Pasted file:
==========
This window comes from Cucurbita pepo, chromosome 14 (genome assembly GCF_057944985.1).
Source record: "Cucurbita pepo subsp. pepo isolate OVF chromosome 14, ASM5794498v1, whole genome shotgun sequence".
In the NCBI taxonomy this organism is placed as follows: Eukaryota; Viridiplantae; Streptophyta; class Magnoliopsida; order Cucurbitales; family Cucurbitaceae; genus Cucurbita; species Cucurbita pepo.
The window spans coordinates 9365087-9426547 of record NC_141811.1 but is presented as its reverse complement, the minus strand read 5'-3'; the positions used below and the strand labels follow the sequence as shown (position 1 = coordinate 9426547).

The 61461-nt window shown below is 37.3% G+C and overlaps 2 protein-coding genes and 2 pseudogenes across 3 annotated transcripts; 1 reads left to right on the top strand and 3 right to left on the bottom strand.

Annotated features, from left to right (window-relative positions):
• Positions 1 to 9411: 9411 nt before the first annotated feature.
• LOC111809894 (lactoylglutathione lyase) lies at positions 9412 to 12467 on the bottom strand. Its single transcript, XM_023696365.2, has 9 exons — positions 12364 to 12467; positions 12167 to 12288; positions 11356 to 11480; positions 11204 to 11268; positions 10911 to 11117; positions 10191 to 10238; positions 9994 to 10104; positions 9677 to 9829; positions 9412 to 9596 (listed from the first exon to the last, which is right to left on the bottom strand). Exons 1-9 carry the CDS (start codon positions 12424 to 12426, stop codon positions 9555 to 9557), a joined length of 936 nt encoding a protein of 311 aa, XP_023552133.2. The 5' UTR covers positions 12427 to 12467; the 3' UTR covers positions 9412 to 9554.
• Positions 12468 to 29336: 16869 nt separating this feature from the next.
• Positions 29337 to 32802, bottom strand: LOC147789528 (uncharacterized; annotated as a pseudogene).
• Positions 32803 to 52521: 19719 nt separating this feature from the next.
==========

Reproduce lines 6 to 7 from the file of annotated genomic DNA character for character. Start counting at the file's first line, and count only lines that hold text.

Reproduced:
Annotated features, from left to right (window-relative positions):
• Positions 1 to 9411: 9411 nt before the first annotated feature.